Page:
In October 2010 I was in a minor car accident and had a little neck pain, then a week or so  later noticed my right arm, thumb and index finger were all numb.  I thought I had a pinched nerve, and had just received health insurance through work a week or two prior to this happening.  I found out about a week later that I didn’t have a pinched nerve, I had lesions on my cervical spine.  A follow up MRI with contrast confirmed that I have one larger non active lesion and 2 newer active lesions.  I was devastated when I received the news, but finally that episode from 2008 and other symptoms I was experiencing throughout the years all made sense.  The first day I cried and felt numb.  After that I realized that the only thing I can control about having MS is my attitude and outlook.  I have worked hard to try and become a positive person, and I will not *allow* MS to take that from me.

This past month is mostly a blur after another episode hit me hard, but I didn’t miss a day of work.  Despite some cognitive issues, vision and balance problems, and Bells Palsy that set in on the right side of my face, I still managed to be able to think on my (wobbly) feet during 2 mediation’s and discovered vital errors made by the Plaintiffs that allowed me to submit Motions to Dismiss the Plaintiff’s complaints and ask for sanctions against them for my clients.  That made me feel so much better considering one of the main concerns I have had is being unable to function in  the profession I worked so hard to achieve. Thankfully, almost 2 weeks ago the “fog” lifted and my symptoms are getting better.

I am not sharing this because I think it makes me more special than anyone who might be reading this.  I am sharing because I know first hand that if you set your mind on a goal, you CAN reach it despite the obstacles you may have to overcome to achieve that goal.  My journey to becoming an attorney was long and not always easy, but it was completely worth every risk I took, and every bit of hard work I put in to it.

Hurricane MS


When hurricane warnings are given, the information is rarely accurate.  Meteorologists point to at least a dozen areas on a map with lines drawn in various directions that ultimately land on potential target areas.  The storm (if it even hits) can at times be devastating, or it can blow over and be almost uneventful.  Most everyone in the storms projected path becomes anxious because they don’t know what to expect.  Some arrange to flee the area and find a safe place to stay until the storm has passed, while others aren’t able to escape so they brace themselves while still hoping for the best.

Tonight I feel like the person that isn’t able to escape, and although it is not an actual hurricane I fear, it feels somewhat similar.  My anxiety is caused by being trapped while my own body attacks itself and all too familiar symptoms of multiple sclerosis start to surface once again.  I have been having serious struggles with various symptoms for some time now, and try to remain positive.  The symptoms I feel setting in today are not foreign to me.  I remember them all too well because the last time they started I soon felt like I was swept inside a tornado, taking one hit after another, never knowing what to expect next and wanting nothing more than to find my way to safe ground where my aches, pains, extreme fatigue and cognitive issues were replaced with the normalcy I once took for granted.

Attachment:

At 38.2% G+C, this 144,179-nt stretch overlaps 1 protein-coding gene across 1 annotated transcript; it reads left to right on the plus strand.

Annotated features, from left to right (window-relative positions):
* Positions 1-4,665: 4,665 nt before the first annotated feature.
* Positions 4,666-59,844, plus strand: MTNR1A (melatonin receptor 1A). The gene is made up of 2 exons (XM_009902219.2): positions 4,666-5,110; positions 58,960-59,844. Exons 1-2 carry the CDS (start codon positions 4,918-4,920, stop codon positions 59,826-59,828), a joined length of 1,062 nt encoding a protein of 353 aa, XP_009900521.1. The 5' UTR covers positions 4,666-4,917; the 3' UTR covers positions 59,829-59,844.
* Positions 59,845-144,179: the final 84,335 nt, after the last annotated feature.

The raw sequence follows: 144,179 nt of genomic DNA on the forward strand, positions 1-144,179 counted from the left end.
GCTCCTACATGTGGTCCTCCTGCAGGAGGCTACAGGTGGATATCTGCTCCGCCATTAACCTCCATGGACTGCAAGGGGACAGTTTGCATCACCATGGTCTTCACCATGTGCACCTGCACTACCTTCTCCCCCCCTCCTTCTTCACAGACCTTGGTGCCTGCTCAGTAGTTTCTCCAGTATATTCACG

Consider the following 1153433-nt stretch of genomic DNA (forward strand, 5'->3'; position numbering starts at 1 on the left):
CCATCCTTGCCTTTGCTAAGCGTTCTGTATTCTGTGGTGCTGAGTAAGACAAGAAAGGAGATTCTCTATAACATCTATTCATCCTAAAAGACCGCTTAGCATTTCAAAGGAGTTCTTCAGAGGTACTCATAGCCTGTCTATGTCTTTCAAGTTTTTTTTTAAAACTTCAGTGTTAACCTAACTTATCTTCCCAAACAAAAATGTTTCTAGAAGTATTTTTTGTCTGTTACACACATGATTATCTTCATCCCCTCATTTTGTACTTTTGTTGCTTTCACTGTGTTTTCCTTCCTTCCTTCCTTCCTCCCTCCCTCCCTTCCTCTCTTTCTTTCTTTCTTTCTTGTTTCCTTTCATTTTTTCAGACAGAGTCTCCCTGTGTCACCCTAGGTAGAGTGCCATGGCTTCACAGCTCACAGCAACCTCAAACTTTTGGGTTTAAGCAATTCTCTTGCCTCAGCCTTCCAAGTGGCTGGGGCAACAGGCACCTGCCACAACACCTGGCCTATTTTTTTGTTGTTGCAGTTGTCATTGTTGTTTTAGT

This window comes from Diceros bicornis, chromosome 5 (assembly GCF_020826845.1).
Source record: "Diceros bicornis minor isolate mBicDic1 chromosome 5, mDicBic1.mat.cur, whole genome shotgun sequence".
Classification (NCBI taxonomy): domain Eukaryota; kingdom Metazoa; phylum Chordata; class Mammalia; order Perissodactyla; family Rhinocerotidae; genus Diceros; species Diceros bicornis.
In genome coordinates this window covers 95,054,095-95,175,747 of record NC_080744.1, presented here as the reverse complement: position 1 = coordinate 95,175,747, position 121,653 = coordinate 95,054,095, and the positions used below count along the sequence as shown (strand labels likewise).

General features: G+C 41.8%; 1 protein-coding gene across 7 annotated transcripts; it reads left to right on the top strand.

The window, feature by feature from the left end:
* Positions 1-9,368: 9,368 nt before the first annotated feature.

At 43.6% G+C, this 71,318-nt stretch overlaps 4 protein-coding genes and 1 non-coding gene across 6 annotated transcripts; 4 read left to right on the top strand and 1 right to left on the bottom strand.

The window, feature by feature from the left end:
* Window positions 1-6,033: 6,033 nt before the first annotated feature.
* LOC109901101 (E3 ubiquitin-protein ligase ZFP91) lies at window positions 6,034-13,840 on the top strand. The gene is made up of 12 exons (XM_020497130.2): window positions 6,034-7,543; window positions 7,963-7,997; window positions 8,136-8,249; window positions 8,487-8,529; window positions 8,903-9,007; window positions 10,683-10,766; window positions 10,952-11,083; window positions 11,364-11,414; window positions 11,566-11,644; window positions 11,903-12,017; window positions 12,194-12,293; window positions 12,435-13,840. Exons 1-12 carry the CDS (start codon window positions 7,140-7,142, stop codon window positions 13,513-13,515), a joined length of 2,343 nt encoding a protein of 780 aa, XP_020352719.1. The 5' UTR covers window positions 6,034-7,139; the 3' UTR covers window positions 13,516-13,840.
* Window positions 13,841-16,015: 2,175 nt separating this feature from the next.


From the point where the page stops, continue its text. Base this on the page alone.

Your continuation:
Like an impending storm, there is no way to know if these symptoms I feel coming on will pass over, or if they will lead me to dark places I don’t ever want to revisit.  There is no way to ease the tension as I wait and wonder how big of an impact, if any, this damage to my nerves will have on the already diminished quality of my life.  All I can do is brace myself and remind myself that no matter what, I will find a way out of the storm.


I feel like I’m trapped in a bubble.  A bubble that crushed all of the dreams I worked so hard to achieve, at least temporarily. This bubble changed my life in a way I never expected and for the life of me, I can’t figure out how to get out.  Sometimes I feel like I’m finally close to breaking free, but then I sink back down and any chance of normalcy seems out of reach again.

As I write this, I feel like I should be ashamed of my current situation, but I’m not ashamed because I haven’t completely given up hope and I’m not at fault for the unforeseen turn my life has taken.  To say I’m extremely disappointed would be putting it mildly, but I don’t feel there is a word to fit the many emotions I feel.

All of these emotions come just a couple of years after accomplishing lifelong goals of completing law school as a single parent, becoming an attorney and unexpectedly meeting (and later marrying) the love of my life.  Everything was falling into place, but that didn’t last long because during this time I was also diagnosed with multiple sclerosis, and multiple sclerosis has a way of creeping in and changing life for the worse.

Although I’m currently in a place where I feel damaged, sometimes useless even, and I long every day for the life I thought I would have, I am not defeated and I will not give up without a fight.  I am determined to find a way to put my life back together, I just have to find the energy….